Human suffering is the great gadfly for every philosophy, worldview, religion and person. How each responds to the problem of suffering is emblematic of its spiritual depth and humanity.
Whenever suffering intrudes into our lives, a very personal question quickly surfaces – “why me?” Why is the universe picking on me, hand delivering this misery? It’s not a whiny question to pose but an honest query in the posture of lament, a cry for some rational grounds to the seeming senselessness of suffering. We insist on a justification when everything looks and feels all wrong. Pastor Tim Keller recently wrote a good piece on the question “why me?” (you can read it here), a sound, sensible apologetic for the reality of God amidst human suffering.
But I’m curious about the other side of this question. It’s Thanksgiving weekend here in Canada and it finds me thinking about the flip side of “why me?” which is not “why shouldn’t suffering happen to me” but “why should I experience goodness at all?”
Why do we ask the “why me?” question mostly (only?) when suffering comes? What is the foundational belief that demands a rationale for the suffering we experience? Why aren’t we so insistent for an explanation when the providence of God brings good and life blows sunshine our way? Curious that no one asks “why me” then.
It underscores the basic logic we assume, that the experience of goodness is rational, and therefore expected, whereas suffering is alway posited as senseless. Perhaps it also points out a deep seated desire we carry for shalom as the normal mode of existence, some ingrained gene memory in all of us that harks back to Eden and points forward to what we’re meant to enjoy.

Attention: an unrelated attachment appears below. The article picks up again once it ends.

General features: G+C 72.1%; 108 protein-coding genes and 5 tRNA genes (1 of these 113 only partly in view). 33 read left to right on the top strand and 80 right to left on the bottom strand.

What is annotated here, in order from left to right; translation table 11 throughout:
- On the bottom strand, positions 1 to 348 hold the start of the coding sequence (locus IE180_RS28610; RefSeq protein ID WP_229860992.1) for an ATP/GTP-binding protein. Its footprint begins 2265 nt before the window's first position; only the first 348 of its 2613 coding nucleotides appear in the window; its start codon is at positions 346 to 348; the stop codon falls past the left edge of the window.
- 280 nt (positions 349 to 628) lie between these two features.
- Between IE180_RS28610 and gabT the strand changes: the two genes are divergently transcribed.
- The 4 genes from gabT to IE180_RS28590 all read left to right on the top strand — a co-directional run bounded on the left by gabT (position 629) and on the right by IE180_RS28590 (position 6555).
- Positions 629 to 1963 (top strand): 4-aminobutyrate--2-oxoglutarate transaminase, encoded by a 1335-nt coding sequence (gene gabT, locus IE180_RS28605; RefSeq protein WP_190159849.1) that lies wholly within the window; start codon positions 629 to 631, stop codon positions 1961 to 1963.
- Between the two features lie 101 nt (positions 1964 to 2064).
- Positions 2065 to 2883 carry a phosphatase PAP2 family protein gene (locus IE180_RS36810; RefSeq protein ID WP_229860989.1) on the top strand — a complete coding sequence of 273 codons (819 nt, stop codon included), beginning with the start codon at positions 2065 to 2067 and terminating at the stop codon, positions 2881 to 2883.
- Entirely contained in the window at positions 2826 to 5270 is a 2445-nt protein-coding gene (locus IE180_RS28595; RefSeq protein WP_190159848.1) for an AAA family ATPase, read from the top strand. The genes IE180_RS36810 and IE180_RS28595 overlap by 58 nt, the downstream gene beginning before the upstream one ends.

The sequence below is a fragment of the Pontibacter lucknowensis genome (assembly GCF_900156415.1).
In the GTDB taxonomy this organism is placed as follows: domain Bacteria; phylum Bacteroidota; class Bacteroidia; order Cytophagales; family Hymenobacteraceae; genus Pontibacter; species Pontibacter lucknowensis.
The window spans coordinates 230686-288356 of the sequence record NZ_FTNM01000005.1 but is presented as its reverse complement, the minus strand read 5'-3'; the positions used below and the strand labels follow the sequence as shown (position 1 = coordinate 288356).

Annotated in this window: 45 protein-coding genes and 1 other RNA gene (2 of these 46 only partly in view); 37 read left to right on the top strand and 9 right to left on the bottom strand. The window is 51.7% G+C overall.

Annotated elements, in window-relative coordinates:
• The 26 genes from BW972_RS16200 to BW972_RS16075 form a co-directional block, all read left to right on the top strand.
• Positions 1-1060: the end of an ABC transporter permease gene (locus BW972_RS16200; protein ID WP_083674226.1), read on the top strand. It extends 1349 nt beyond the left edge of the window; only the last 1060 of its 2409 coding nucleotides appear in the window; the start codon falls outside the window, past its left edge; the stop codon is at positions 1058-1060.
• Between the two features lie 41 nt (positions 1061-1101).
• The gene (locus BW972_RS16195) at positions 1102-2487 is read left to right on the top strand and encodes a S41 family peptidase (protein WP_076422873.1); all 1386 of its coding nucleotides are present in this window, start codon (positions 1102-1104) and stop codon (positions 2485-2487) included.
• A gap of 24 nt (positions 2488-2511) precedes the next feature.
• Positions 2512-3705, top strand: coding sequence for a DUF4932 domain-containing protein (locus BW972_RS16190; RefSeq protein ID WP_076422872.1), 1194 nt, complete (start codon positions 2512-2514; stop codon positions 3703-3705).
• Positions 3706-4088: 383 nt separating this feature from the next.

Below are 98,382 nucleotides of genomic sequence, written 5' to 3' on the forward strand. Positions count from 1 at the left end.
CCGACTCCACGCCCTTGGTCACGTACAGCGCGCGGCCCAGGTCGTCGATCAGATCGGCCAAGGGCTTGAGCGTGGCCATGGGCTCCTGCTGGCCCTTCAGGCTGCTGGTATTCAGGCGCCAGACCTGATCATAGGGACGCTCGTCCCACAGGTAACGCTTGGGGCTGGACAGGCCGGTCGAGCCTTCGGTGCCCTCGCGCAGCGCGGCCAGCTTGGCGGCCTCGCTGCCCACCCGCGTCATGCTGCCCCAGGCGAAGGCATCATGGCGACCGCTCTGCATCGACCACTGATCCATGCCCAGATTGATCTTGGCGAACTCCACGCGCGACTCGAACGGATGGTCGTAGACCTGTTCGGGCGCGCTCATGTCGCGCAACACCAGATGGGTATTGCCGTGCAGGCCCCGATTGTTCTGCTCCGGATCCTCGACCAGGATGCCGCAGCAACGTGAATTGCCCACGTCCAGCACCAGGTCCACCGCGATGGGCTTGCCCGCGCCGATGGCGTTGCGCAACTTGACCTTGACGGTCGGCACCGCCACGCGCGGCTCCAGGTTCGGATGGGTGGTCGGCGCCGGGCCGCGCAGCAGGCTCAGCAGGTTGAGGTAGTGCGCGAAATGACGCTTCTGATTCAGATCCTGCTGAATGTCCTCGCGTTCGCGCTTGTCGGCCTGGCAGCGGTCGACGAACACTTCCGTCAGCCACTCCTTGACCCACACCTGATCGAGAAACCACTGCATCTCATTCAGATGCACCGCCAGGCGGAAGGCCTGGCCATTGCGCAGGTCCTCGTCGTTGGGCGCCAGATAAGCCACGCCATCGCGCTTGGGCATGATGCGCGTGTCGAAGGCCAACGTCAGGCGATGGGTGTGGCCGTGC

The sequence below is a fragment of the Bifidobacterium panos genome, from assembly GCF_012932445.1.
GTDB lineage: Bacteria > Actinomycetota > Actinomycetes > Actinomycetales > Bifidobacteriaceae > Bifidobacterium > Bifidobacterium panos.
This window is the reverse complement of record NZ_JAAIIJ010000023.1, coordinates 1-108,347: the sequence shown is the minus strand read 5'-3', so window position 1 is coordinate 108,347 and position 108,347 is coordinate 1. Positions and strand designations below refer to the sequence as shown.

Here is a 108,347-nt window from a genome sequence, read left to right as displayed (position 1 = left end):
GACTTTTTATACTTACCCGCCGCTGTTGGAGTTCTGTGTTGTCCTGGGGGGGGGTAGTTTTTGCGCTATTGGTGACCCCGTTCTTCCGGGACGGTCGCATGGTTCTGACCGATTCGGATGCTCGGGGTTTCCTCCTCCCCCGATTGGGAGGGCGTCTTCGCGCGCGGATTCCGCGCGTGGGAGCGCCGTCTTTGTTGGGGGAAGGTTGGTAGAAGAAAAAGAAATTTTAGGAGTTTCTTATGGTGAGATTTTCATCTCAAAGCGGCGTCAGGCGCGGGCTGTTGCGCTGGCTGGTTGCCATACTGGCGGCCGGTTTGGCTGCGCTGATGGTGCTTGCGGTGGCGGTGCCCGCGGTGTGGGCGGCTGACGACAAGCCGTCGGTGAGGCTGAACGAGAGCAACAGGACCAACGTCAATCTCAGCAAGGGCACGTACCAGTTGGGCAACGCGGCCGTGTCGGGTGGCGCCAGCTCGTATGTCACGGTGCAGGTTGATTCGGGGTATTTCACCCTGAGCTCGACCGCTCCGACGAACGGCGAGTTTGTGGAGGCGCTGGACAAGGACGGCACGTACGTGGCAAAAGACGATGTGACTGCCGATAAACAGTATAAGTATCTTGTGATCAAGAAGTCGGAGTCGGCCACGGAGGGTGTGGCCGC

It’s something to wrestle through, especially for Christians who can easily use “blessing” as an evidence of God’s presence. Or the assumption that goodness or blessing any of us experience is evidence of personal moral goodness. Both are patently untrue and tragically bad moves – talk to Job to dispute that one.
So what if we pose the “why me?” question not to our suffering but to our experience of goodness? What if we demand a justification for any instance of well-being and joy?
I wonder if this is a way to prepare ourselves to make sense of the inevitable seasons of suffering – to ask, in times of joy and goodness, “why me?” Why is such senseless goodness lavished on me? What did I do to deserve today? Why should I have been born to parents who fed and read to me, loved and nurtured me? Why might I have the lucky luxury of being born into one of the wealthiest countries on the face of the earth? Why should I enjoy the indulgent choice of what to do and where to work instead being shuffled into indentured servitude? Where is the justification for me having a full belly in a hungry world? Why me that I should be loved so well, by God, by family, and friends? Why the gift of breath? Why so much colour and beauty to be ravished by? Why should I ever get to laugh?
In typically fine form, G.K. Chesterton sums up the posture of both gratitude and sanity (which are inseparable):
Here ends another day, during which I have had eyes, ears, hands and the great world around me. Tomorrow begins another day. Why am I allowed two?